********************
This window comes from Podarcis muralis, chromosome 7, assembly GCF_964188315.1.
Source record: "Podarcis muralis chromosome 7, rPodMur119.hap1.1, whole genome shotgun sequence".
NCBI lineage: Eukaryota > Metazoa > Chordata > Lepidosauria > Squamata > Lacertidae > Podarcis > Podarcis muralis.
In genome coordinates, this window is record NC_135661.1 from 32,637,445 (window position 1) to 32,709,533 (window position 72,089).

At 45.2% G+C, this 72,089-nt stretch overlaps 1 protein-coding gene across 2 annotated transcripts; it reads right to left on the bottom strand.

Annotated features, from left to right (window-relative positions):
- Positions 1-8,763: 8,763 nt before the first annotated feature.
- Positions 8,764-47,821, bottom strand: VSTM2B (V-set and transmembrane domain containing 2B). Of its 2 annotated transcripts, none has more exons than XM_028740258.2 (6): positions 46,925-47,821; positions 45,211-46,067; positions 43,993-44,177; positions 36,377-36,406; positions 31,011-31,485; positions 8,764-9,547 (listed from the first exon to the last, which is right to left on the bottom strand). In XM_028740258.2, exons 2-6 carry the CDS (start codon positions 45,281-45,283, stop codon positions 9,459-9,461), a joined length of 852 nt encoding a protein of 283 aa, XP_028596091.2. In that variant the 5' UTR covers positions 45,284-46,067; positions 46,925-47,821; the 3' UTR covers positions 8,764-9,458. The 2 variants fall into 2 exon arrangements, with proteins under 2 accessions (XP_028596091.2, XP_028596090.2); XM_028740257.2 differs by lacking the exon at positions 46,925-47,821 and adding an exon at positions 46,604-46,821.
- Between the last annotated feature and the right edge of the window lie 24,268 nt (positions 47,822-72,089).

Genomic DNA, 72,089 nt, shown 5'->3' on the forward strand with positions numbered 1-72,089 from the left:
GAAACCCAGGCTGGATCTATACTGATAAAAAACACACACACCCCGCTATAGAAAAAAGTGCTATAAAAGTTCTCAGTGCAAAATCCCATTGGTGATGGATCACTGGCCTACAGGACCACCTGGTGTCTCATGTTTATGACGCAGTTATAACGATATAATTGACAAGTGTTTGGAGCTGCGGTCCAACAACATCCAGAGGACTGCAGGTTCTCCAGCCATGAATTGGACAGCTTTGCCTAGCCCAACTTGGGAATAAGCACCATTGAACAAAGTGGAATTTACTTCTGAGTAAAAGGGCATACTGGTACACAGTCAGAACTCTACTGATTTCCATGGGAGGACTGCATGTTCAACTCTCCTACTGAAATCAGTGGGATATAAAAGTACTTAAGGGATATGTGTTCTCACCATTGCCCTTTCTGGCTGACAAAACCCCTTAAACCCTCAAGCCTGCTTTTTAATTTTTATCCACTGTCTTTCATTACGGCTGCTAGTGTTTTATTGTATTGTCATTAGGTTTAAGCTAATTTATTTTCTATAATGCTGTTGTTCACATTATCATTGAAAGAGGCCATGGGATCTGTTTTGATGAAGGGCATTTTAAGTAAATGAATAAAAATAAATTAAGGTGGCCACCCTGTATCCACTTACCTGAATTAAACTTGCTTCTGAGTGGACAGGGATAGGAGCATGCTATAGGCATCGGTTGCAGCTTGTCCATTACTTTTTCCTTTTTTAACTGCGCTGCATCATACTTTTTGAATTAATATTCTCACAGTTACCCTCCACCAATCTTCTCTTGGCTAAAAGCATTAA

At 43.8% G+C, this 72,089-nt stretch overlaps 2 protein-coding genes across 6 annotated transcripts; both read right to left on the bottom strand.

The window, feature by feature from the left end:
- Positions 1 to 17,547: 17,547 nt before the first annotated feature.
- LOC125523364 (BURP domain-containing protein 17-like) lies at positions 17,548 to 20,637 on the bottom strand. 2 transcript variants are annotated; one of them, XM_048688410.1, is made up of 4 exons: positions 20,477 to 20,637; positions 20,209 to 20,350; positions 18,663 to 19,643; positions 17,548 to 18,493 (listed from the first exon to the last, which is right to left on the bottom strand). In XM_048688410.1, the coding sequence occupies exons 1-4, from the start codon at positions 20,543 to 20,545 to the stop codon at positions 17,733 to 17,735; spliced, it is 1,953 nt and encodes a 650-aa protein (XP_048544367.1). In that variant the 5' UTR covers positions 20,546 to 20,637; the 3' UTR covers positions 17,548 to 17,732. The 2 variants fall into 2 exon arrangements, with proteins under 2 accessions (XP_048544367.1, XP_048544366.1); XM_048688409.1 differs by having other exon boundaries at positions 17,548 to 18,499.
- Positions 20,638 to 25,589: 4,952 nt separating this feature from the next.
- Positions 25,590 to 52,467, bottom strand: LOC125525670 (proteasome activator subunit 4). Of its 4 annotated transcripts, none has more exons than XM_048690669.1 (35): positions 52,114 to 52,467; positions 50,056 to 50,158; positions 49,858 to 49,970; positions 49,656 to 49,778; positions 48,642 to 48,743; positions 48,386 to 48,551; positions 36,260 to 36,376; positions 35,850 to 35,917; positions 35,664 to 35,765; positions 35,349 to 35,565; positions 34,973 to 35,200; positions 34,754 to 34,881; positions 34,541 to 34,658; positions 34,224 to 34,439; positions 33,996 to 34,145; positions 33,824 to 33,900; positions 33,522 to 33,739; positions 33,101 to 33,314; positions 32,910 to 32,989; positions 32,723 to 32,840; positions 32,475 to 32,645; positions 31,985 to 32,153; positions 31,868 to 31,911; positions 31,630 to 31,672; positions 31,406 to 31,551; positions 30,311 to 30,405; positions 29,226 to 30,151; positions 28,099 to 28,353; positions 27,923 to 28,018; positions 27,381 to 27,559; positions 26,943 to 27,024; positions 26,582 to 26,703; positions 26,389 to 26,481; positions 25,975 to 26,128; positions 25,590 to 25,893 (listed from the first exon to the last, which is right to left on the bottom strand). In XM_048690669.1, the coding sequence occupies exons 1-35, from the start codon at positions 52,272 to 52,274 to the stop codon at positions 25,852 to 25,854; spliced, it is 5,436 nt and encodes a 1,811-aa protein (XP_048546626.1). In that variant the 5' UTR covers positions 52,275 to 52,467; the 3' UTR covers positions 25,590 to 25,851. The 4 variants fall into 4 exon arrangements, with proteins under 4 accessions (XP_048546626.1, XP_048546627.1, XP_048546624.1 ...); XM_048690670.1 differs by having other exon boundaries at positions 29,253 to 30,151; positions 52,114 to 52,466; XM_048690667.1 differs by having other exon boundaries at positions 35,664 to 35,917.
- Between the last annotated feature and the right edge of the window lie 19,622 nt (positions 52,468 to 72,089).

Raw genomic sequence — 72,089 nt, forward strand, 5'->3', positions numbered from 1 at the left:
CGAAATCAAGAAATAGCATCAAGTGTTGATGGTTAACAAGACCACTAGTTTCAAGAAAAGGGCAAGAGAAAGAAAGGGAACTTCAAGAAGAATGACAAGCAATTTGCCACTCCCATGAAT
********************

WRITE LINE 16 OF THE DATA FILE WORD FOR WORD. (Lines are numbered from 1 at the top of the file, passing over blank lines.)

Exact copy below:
- Positions 20,638 to 25,589: 4,952 nt separating this feature from the next.